In their dueling speeches last week, President Joe Biden and Republican Sen. Tim Scott agreed on a few things while disagreeing on many. The headlines after Biden spoke to Congress, and Scott responded for Republicans, were mostly about expensive new government programs and racism.
Tempting though it may be, this column won’t be about Caitlyn Jenner’s curious run for governor of California —the former Olympic decathlete and Kardashian patriarch turned transgender activist having formalized her candidacy late last week.
Criticism of identity politics is hardly new. The insistence on—or “celebration” of—fractional community identities rather than a common good was presented as an explanation for Hillary Clinton’s defeat in the 2016 presidential election. No coalition of separate groups will ever be able to muster the political magnetism of an inclusive rhetoric of national solidarity. That is the first problem: how identity politics divides, rather than unites.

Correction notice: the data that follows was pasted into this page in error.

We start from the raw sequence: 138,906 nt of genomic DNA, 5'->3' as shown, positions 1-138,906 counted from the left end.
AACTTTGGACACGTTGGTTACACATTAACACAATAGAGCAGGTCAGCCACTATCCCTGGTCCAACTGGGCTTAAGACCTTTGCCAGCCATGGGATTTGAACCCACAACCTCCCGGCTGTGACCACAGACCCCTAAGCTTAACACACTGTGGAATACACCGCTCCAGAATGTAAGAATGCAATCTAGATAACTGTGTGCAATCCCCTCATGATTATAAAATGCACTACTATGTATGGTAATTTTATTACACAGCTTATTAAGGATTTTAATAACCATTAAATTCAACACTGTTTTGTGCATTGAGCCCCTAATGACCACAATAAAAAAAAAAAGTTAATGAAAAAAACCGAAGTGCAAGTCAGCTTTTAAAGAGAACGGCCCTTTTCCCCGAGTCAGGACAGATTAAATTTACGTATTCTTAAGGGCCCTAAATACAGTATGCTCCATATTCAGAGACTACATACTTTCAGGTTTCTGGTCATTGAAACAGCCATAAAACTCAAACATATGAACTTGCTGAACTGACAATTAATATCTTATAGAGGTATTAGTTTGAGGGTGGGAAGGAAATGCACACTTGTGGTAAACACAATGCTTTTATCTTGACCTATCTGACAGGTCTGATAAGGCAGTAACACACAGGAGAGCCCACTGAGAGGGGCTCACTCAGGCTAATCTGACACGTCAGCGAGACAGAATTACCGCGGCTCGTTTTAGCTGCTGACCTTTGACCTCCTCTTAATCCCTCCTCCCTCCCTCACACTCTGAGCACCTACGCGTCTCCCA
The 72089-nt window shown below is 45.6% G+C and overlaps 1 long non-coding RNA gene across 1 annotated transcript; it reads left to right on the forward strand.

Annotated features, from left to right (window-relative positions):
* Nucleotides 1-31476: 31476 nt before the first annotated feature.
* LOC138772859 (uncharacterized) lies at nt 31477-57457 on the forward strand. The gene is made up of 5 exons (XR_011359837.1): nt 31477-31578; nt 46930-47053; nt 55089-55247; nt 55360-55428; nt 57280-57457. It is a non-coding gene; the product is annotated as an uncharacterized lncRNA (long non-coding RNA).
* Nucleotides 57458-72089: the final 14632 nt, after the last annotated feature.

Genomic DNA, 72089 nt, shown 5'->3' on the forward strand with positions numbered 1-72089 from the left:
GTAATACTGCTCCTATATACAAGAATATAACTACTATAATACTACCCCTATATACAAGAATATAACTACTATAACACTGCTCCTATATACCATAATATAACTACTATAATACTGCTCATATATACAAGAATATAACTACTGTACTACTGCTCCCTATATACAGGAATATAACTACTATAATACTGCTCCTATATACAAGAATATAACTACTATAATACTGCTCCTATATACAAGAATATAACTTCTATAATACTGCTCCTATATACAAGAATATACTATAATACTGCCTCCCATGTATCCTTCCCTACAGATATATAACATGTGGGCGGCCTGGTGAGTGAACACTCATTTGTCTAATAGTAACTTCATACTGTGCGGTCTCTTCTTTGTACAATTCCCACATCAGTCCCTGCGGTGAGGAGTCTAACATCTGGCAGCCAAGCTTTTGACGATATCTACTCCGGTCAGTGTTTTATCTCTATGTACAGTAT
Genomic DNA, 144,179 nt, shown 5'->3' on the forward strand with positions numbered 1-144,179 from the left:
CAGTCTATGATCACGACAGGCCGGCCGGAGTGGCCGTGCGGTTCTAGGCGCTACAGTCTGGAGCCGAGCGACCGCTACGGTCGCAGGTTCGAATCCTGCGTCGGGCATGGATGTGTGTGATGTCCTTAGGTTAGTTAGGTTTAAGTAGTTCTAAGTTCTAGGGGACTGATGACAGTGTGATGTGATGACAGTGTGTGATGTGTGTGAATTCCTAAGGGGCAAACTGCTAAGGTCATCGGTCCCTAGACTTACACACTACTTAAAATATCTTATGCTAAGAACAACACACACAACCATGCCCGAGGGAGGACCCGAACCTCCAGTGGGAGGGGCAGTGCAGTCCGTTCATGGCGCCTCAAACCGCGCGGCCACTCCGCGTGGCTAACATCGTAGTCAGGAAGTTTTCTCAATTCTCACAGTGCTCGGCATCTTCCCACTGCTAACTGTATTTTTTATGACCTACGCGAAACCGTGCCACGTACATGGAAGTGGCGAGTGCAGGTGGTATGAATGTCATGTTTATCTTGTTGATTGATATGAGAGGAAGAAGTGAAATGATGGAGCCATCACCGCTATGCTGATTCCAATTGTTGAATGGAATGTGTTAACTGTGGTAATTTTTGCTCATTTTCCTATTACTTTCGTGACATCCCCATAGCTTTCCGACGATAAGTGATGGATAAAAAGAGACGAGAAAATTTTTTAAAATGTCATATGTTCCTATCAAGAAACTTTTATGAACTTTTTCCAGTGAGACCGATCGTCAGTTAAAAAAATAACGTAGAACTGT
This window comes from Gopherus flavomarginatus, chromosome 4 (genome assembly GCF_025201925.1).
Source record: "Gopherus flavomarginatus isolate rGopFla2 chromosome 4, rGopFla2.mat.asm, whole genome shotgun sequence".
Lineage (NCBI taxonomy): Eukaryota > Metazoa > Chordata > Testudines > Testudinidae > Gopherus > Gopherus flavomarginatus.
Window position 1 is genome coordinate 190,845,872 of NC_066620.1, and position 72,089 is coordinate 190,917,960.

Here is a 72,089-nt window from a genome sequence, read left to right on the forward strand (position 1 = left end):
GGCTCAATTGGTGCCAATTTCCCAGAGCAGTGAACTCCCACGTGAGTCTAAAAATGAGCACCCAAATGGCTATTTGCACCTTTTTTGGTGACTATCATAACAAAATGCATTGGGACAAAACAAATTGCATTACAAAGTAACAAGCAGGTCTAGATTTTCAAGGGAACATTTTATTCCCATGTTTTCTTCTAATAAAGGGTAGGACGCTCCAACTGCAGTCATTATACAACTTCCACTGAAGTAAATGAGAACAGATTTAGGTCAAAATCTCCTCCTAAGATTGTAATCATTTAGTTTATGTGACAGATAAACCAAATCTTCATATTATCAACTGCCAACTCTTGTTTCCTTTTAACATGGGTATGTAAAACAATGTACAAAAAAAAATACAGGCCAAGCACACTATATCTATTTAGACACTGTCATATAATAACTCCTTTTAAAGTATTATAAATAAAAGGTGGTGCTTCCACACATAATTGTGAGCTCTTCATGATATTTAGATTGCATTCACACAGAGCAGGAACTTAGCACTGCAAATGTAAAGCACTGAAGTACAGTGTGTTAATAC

The spring issue of Hoover Digest is now available online. The journal focuses on topics both classical—the economy, personal freedom, the role of government—and timely, such as cybersecurity, terrorism, and geopolitical shifts.